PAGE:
We turned our attention to the placement of a chest tube prior to closing the abdomen. An incision was made at approximately the fifth intercostal space at the mid axillary line. We entered the pleural space with a hemostat. A 24 French chest tube was advanced posteriorly and superiorly into the pleural cavity and sutured into place. This was placed because of the significant amount of resection we did on the diaphragm. There was almost certainly to be a reactive infusion postoperatively. This was sutured into place with silk suture.

A time-out procedure was then performed for closure. Sponge and instrument counts were noted to be correct at this time. We then closed the abdomen with two 0 Maxon sutures, one started superiorly, one started inferiorly, and tied in the middle. The wound was then irrigated again with normal saline and aspirated clear. The skin was then closed with staples. All tubes were sutured in place with 2-0 nylon sutures.

The sponge, needle and instrument counts were noted to be correct at the end of the case. The patient tolerated the procedure well, was awakened in the operating room, taken to the PACU awake and in good condition.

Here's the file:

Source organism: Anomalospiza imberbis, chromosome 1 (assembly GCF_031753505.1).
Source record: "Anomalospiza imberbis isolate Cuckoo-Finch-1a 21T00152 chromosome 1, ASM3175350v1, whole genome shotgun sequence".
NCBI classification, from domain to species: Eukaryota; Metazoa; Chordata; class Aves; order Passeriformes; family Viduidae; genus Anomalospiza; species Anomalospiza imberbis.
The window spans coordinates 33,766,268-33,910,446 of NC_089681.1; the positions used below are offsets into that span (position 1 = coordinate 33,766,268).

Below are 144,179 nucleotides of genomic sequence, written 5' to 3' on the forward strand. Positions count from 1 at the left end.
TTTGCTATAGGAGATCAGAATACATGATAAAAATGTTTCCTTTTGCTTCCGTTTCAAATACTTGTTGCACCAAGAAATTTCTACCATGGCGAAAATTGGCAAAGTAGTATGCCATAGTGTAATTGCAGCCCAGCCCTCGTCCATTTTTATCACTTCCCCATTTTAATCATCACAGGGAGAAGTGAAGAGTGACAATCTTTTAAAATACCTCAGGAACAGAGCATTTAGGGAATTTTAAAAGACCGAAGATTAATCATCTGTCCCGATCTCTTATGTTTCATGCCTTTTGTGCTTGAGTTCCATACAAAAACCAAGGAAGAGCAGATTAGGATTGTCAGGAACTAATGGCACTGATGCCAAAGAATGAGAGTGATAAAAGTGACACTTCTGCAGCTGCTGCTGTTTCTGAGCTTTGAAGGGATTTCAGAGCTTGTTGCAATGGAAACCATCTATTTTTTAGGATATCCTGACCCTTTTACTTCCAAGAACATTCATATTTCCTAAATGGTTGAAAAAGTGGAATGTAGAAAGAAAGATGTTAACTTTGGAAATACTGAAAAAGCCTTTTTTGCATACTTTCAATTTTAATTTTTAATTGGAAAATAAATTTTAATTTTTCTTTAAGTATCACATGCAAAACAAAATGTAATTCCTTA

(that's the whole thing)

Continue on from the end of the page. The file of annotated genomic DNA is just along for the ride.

D: 1/9/2010 9:07:12 AM T: 1/9/2010 11:15:34 AM

Electronically signed by KEITH FOURNIER, MD on 01/14/2010 08:35:14.


Kathleen said...

Thanks to massage school, I knew what a good chunk of that meant. Youch. And to be able to dictate what to me is a matter of life or death with such clarity. I like that they did things copiously.

Anonymous said...


You are indeed a brave soul, my terms of some context, my three back surgeries and my total right hip replacement PALE in comparison to what you have endured. In essence, they are akin to a bad cold when cumulatively stacked up against what you have been

You have my utmost respect, support, and admiration. Continue to hang in there - we are all still praying for your complete recovery and safe return to the land of the frozen tundra! :o)

Allan Mitchler

Joe B said...

I can almost envision this as the script for a viral video in which some reporters query a real football coach but w/ this dictation as the dialogue.... a la the Coors light commercials. :-) For a moment you had me back in anatomy & physiology class 34 years ago in college.... argh! Thanks for sharing the details of what you had to go through & I am just glad it went well & they got it all! Keep working hard at healing, Dan. We miss you and are praying and pulling for you!!

Nancy Engberg said...

Man, I am too chicken to get my tonsils taken out! Thanks for sharing but I gotta say I enjoyed your cajun food reports more - let's hope you are out there dancing, shuckin' oysters and slammin down po' boys soon!!!

Anonymous said...

They remembered to take all the sponges out! Hurray!

Anonymous said...

Awesome... amazing... You're still with us. Surgery is a miracle in itself.